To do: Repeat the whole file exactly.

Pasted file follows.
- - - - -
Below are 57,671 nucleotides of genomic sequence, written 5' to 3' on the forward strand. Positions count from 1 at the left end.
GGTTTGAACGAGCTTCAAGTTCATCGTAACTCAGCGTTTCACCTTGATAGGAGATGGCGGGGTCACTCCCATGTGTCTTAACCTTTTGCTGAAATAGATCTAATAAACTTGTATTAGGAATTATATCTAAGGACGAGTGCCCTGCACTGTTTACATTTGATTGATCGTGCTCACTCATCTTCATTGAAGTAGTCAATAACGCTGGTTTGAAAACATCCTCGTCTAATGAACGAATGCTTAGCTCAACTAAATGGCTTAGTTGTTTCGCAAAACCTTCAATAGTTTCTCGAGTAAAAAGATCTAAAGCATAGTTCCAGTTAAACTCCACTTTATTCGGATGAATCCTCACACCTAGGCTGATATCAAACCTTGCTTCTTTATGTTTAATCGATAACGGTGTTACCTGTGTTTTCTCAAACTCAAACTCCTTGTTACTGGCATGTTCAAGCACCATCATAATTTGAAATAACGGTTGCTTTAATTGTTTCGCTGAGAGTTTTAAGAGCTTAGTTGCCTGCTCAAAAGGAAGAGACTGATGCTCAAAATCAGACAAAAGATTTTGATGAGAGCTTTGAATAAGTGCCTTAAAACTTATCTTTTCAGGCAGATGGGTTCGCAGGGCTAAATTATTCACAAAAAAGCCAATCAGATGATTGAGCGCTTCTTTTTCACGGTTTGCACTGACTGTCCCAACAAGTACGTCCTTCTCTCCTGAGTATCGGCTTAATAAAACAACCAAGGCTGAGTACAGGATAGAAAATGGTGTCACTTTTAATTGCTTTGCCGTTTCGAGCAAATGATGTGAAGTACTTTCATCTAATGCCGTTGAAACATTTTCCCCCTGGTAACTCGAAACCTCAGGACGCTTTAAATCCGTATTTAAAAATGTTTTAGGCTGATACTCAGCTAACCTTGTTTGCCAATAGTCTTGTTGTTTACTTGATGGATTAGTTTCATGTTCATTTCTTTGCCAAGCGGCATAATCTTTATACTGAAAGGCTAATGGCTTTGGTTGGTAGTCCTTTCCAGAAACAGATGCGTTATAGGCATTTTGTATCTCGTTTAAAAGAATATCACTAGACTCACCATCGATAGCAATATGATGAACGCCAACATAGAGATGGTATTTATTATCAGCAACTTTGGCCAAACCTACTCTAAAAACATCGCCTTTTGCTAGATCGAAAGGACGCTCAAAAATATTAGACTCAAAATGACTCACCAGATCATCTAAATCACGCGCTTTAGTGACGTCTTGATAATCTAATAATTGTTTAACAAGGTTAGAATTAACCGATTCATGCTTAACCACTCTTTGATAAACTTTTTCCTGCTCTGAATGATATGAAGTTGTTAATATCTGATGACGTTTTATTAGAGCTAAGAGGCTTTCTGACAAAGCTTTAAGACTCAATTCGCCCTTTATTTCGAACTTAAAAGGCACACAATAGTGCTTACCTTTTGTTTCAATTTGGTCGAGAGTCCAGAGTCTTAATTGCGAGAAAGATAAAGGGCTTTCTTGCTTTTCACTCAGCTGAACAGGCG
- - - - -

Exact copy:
Below are 57,671 nucleotides of genomic sequence, written 5' to 3' on the forward strand. Positions count from 1 at the left end.
GGTTTGAACGAGCTTCAAGTTCATCGTAACTCAGCGTTTCACCTTGATAGGAGATGGCGGGGTCACTCCCATGTGTCTTAACCTTTTGCTGAAATAGATCTAATAAACTTGTATTAGGAATTATATCTAAGGACGAGTGCCCTGCACTGTTTACATTTGATTGATCGTGCTCACTCATCTTCATTGAAGTAGTCAATAACGCTGGTTTGAAAACATCCTCGTCTAATGAACGAATGCTTAGCTCAACTAAATGGCTTAGTTGTTTCGCAAAACCTTCAATAGTTTCTCGAGTAAAAAGATCTAAAGCATAGTTCCAGTTAAACTCCACTTTATTCGGATGAATCCTCACACCTAGGCTGATATCAAACCTTGCTTCTTTATGTTTAATCGATAACGGTGTTACCTGTGTTTTCTCAAACTCAAACTCCTTGTTACTGGCATGTTCAAGCACCATCATAATTTGAAATAACGGTTGCTTTAATTGTTTCGCTGAGAGTTTTAAGAGCTTAGTTGCCTGCTCAAAAGGAAGAGACTGATGCTCAAAATCAGACAAAAGATTTTGATGAGAGCTTTGAATAAGTGCCTTAAAACTTATCTTTTCAGGCAGATGGGTTCGCAGGGCTAAATTATTCACAAAAAAGCCAATCAGATGATTGAGCGCTTCTTTTTCACGGTTTGCACTGACTGTCCCAACAAGTACGTCCTTCTCTCCTGAGTATCGGCTTAATAAAACAACCAAGGCTGAGTACAGGATAGAAAATGGTGTCACTTTTAATTGCTTTGCCGTTTCGAGCAAATGATGTGAAGTACTTTCATCTAATGCCGTTGAAACATTTTCCCCCTGGTAACTCGAAACCTCAGGACGCTTTAAATCCGTATTTAAAAATGTTTTAGGCTGATACTCAGCTAACCTTGTTTGCCAATAGTCTTGTTGTTTACTTGATGGATTAGTTTCATGTTCATTTCTTTGCCAAGCGGCATAATCTTTATACTGAAAGGCTAATGGCTTTGGTTGGTAGTCCTTTCCAGAAACAGATGCGTTATAGGCATTTTGTATCTCGTTTAAAAGAATATCACTAGACTCACCATCGATAGCAATATGATGAACGCCAACATAGAGATGGTATTTATTATCAGCAACTTTGGCCAAACCTACTCTAAAAACATCGCCTTTTGCTAGATCGAAAGGACGCTCAAAAATATTAGACTCAAAATGACTCACCAGATCATCTAAATCACGCGCTTTAGTGACGTCTTGATAATCTAATAATTGTTTAACAAGGTTAGAATTAACCGATTCATGCTTAACCACTCTTTGATAAACTTTTTCCTGCTCTGAATGATATGAAGTTGTTAATATCTGATGACGTTTTATTAGAGCTAAGAGGCTTTCTGACAAAGCTTTAAGACTCAATTCGCCCTTTATTTCGAACTTAAAAGGCACACAATAGTGCTTACCTTTTGTTTCAATTTGGTCGAGAGTCCAGAGTCTTAATTGCGAGAAAGATAAAGGGCTTTCTTGCTTTTCACTCAGCTGAACAGGCG